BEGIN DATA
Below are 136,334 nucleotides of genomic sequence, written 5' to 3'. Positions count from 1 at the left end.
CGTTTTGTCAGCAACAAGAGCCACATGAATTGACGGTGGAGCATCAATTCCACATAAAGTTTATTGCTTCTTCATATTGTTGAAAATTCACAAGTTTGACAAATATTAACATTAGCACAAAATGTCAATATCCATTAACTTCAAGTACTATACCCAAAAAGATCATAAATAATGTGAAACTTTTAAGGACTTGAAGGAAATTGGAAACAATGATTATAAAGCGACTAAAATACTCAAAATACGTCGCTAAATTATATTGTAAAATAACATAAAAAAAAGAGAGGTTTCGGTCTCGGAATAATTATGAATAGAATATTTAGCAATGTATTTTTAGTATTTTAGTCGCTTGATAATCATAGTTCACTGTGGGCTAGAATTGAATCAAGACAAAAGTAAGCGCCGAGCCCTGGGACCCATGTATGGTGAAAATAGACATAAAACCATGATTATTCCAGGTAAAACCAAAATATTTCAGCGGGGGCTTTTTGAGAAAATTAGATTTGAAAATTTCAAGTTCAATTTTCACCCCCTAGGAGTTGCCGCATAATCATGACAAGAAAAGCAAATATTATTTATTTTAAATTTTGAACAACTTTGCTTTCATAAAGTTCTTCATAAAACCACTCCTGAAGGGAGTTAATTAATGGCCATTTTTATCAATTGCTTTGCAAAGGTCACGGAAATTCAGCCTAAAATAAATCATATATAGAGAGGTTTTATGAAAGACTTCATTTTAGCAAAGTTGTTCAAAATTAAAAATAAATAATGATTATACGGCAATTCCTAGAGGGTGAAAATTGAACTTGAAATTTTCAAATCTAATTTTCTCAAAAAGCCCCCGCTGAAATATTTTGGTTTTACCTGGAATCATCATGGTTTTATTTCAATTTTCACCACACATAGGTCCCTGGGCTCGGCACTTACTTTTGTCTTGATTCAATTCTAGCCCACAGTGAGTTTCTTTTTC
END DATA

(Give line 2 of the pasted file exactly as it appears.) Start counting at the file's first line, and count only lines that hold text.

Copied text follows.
CGTTTTGTCAGCAACAAGAGCCACATGAATTGACGGTGGAGCATCAATTCCACATAAAGTTTATTGCTTCTTCATATTGTTGAAAATTCACAAGTTTGACAAATATTAACATTAGCACAAAATGTCAATATCCATTAACTTCAAGTACTATACCCAAAAAGATCATAAATAATGTGAAACTTTTAAGGACTTGAAGGAAATTGGAAACAATGATTATAAAGCGACTAAAATACTCAAAATACGTCGCTAAATTATATTGTAAAATAACATAAAAAAAAGAGAGGTTTCGGTCTCGGAATAATTATGAATAGAATATTTAGCAATGTATTTTTAGTATTTTAGTCGCTTGATAATCATAGTTCACTGTGGGCTAGAATTGAATCAAGACAAAAGTAAGCGCCGAGCCCTGGGACCCATGTATGGTGAAAATAGACATAAAACCATGATTATTCCAGGTAAAACCAAAATATTTCAGCGGGGGCTTTTTGAGAAAATTAGATTTGAAAATTTCAAGTTCAATTTTCACCCCCTAGGAGTTGCCGCATAATCATGACAAGAAAAGCAAATATTATTTATTTTAAATTTTGAACAACTTTGCTTTCATAAAGTTCTTCATAAAACCACTCCTGAAGGGAGTTAATTAATGGCCATTTTTATCAATTGCTTTGCAAAGGTCACGGAAATTCAGCCTAAAATAAATCATATATAGAGAGGTTTTATGAAAGACTTCATTTTAGCAAAGTTGTTCAAAATTAAAAATAAATAATGATTATACGGCAATTCCTAGAGGGTGAAAATTGAACTTGAAATTTTCAAATCTAATTTTCTCAAAAAGCCCCCGCTGAAATATTTTGGTTTTACCTGGAATCATCATGGTTTTATTTCAATTTTCACCACACATAGGTCCCTGGGCTCGGCACTTACTTTTGTCTTGATTCAATTCTAGCCCACAGTGAGTTTCTTTTTC